Our Health Care System is Broken

I understood this from an objective perspective prior to my terminal diagnosis with Stage IV metastatic breast cancer. I have fought with insurance companies for decades as a lawyer and hearing that the system needs to be fixed in some or a lot of ways is not entirely unknown to me as a concept. There is, however, a large discrepancy between knowing something and experiencing it. In other words, fighting on behalf of a client is far different from self-advocacy.

Case on point, my newest prescription, Piqray.

Some of you may remember that I had a PET scan on August 2nd. On Monday, August 5th, I learned from my medical oncologist that I was experiencing progression. She labeled the progression as mild since I “only” have two new lesions in my bones and there is still no organ involvement. We decided, during that appointment that I would start Piqray and Faslodex as soon as possible. She submitted the prescriptions electronically while my husband and I sat in front of her.

It is difficult to describe the amount of anxiety that follows the news that cancer is growing unchecked, that the medication is no longer working.

It is extremely difficult to describe the amount of anxiety that follows the news that you must start a new medication, with new side effects.

I waited a few days before following up. My insurance company didn’t have the prescription for consideration, but I was trying very hard to be patient, which is decidedly not in my wheelhouse. When I called and emailed my doctor on Friday, the 9th, I was finally told that the prescription never made it to the pharmacy. My medical oncologist is in the same building as the pharmacy and they use the same computer system. I’d thought that would help. Nope.

Despite the fact that my medical oncologist’s office knew that the pharmacy didn’t have the prescription, no one walked the prescription to the pharmacy (a distant journey on the same floor of about 2 minutes) until Monday morning, the 12th. When I called to find out the status, I asked for the required internal review to be expedited.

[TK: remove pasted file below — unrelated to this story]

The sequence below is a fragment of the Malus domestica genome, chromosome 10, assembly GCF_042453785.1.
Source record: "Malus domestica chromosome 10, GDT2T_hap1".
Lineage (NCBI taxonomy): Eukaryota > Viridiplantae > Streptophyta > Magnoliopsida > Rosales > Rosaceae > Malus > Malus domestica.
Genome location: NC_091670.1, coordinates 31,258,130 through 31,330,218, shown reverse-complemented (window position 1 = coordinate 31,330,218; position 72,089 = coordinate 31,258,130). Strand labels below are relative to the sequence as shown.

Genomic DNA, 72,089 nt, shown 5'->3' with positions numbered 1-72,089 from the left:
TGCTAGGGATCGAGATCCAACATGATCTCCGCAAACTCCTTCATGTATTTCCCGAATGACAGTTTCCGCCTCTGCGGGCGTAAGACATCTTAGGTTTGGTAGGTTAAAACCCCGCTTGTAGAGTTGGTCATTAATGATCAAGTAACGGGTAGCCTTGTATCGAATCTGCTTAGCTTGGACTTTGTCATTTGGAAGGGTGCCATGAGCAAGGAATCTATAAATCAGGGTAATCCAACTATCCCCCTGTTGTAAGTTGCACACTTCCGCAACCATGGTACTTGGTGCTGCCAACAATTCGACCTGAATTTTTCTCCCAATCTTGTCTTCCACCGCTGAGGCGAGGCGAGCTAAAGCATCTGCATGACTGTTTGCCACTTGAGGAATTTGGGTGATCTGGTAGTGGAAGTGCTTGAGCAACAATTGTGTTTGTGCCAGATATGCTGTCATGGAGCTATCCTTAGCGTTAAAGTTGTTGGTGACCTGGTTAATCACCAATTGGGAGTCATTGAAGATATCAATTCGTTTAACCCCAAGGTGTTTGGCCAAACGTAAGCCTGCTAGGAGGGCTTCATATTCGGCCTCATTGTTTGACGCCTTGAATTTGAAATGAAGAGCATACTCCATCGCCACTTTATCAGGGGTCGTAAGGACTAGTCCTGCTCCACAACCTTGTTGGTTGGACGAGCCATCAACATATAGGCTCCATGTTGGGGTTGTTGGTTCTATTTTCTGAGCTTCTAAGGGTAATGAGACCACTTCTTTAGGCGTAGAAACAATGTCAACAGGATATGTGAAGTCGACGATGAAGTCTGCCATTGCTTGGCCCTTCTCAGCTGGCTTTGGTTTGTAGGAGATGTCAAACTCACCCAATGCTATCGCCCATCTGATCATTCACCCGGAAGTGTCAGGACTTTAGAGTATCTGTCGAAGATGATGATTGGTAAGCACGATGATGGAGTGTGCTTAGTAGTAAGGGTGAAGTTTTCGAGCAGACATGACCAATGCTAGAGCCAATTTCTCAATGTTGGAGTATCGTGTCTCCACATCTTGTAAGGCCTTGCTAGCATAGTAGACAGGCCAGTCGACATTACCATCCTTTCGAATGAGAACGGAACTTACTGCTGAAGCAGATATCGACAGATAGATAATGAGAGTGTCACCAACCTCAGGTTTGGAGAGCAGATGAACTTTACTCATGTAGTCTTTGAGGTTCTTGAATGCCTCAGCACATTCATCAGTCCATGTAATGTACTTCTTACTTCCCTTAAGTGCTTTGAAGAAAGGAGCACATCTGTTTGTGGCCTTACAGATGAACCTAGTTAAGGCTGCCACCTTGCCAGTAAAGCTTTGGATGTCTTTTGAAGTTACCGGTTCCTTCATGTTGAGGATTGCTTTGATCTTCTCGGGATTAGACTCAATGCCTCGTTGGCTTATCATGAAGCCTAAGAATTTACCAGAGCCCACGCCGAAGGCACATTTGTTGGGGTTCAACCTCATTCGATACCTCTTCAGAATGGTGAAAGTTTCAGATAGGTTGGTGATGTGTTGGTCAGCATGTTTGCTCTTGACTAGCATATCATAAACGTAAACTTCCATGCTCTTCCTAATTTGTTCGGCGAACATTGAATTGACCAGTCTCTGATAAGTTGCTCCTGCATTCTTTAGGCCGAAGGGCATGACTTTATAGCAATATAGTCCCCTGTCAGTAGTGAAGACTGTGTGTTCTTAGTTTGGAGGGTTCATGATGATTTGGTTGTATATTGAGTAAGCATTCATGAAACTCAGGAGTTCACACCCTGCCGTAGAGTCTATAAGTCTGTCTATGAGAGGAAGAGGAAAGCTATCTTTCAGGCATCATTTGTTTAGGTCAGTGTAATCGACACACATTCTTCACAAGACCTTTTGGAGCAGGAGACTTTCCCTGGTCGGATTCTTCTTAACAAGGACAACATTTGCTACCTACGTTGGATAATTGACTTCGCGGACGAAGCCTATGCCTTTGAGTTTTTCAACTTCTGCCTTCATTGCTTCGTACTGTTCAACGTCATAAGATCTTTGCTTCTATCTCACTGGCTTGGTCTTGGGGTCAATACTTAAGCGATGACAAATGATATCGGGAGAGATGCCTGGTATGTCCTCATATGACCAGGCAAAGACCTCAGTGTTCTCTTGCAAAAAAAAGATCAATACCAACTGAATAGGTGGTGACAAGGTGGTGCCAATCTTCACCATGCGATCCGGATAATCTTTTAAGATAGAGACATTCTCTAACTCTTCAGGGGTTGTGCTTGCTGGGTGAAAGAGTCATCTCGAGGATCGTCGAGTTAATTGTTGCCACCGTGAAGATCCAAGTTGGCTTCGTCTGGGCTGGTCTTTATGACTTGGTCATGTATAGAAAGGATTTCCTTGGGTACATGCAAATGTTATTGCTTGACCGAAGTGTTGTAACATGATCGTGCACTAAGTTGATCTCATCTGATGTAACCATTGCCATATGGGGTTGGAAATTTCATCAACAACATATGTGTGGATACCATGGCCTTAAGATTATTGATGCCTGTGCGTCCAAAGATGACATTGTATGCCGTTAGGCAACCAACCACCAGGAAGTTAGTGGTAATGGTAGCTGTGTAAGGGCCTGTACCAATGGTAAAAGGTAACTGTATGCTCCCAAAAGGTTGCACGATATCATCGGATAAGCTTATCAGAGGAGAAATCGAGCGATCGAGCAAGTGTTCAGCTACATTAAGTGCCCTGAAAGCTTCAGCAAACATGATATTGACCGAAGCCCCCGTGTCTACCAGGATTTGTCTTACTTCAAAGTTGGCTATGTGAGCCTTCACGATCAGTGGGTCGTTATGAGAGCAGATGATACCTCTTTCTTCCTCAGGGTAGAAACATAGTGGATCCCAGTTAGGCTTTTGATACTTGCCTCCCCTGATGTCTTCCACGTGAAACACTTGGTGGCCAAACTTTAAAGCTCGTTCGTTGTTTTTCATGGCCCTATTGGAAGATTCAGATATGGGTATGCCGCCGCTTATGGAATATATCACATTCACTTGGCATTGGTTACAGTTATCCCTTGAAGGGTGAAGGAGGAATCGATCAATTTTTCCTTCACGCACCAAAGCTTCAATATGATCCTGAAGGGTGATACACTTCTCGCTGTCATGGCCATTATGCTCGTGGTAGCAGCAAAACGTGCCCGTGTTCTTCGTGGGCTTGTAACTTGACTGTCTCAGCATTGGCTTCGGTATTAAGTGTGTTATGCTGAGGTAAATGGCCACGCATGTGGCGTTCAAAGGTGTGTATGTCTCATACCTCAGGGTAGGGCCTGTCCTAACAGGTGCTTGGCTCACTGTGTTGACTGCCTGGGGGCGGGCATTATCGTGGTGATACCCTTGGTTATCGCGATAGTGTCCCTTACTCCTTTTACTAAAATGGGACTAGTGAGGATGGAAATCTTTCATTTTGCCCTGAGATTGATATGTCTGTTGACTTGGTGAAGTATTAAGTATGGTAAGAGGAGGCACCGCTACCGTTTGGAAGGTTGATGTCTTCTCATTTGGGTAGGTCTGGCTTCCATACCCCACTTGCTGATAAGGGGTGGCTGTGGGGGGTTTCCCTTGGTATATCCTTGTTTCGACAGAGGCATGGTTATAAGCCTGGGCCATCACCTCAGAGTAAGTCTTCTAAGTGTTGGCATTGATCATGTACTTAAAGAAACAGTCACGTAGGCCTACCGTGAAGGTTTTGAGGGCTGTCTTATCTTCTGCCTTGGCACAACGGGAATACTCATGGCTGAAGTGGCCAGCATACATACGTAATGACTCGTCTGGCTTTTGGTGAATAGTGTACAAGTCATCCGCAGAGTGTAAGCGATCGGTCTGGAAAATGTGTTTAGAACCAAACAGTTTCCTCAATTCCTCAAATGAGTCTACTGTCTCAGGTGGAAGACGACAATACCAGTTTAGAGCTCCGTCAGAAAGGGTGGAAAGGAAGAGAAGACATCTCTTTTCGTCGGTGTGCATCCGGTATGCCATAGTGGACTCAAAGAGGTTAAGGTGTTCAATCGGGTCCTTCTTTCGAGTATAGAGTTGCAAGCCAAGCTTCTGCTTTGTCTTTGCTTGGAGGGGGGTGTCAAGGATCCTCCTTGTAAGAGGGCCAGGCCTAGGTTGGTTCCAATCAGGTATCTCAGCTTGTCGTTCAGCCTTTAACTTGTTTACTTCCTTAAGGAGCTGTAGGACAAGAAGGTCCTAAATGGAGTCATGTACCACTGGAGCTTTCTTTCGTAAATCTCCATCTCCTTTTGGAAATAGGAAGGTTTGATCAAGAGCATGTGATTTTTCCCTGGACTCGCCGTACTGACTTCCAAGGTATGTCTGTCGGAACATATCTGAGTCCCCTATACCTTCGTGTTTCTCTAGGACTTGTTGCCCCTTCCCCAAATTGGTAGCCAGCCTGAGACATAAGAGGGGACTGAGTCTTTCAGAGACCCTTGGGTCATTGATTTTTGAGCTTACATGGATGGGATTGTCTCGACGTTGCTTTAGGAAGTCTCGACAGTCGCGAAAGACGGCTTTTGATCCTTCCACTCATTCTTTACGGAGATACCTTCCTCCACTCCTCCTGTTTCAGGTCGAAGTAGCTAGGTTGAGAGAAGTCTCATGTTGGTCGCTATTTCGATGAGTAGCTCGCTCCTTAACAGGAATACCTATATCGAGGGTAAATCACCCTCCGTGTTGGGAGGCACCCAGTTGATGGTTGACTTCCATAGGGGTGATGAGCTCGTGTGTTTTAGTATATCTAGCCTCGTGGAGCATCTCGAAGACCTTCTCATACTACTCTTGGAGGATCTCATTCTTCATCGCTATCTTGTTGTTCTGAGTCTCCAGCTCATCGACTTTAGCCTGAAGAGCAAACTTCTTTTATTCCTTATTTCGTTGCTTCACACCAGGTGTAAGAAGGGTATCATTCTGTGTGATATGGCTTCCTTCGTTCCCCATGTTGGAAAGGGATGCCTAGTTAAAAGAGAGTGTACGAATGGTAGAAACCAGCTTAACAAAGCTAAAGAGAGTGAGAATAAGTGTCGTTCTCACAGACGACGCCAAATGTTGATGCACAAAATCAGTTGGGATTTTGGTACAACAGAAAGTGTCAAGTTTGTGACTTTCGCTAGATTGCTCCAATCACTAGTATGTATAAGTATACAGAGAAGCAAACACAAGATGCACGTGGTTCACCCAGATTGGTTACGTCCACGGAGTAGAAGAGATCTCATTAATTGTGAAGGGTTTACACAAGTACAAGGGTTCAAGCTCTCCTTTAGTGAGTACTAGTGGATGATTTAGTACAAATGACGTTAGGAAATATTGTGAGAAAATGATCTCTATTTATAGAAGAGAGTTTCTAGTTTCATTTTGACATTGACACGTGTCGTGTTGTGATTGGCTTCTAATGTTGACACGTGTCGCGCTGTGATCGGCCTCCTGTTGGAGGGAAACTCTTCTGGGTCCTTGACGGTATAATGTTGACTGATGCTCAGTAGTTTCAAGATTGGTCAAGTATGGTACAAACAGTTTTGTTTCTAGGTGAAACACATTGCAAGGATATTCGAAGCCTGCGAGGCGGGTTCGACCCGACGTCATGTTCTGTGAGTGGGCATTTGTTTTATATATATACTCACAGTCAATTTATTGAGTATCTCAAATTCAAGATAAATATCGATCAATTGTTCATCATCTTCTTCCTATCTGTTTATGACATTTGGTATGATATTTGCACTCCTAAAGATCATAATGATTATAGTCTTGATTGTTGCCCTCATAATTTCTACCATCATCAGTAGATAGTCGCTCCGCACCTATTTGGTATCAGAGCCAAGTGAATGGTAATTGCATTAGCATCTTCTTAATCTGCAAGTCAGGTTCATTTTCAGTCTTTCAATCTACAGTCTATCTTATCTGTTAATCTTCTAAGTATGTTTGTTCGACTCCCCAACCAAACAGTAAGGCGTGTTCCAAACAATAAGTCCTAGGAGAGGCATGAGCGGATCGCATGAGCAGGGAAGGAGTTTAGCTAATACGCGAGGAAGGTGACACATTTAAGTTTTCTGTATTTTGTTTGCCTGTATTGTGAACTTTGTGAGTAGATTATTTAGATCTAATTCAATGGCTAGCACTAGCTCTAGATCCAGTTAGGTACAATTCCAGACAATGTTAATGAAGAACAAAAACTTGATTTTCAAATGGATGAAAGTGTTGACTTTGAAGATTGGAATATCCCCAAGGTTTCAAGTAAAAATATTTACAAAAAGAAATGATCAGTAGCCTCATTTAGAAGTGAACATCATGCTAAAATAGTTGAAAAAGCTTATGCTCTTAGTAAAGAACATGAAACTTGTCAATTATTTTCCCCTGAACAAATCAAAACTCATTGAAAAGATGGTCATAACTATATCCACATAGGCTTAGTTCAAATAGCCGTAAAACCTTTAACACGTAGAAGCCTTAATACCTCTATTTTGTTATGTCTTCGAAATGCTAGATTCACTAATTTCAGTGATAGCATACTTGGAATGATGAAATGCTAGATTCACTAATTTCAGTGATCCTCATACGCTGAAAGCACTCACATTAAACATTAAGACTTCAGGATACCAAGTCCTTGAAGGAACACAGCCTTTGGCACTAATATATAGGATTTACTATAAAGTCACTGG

I called the following day, I was told it was processing and there was still no communication to my insurance company.

Wednesday, I had finally run out of patience. When the first person to answer the phone at the pharmacy had a snarky attitude, I insisted on being transferred to the person actually in charge of getting medication approved. There, I found out that not only was the internal review not expedited, they then called the wrong insurance company.

Um, what?!

I literally was bouncing back between my insurance company and the pharmacy all day. The people in the call center that kept answering my calls started saying that they recognized my voice. When the pharmacy finally got everything sent to the right place, I sat on the phone with the review team at my insurance company while they approved the medication. It took 5 minutes, if that, once they had everything from my doctor.

At the end of the day, my medication was ready for pickup on Thursday, the 15th, and I was ready to start when I received my chemo training, but I literally spent approximately 5 hours on the phone Wednesday (that doesn’t count all the calls and emails in other days) to make it happen.

5 hours at my hourly rate while I was working most recently as a lawyer comes out to $1,875.00. Think they would pay if I sent a bill?!

As a patient, I do not think that is ok. As a patient, the amount of stress and anxiety this caused is unconscionable. We are told over and over to reduce stress, that cancer is fed by stress and the byproducts of its affect on the body. And yet, the very people who are assisting me with fighting the cancer cause extra stress.

Oh, but it does get better …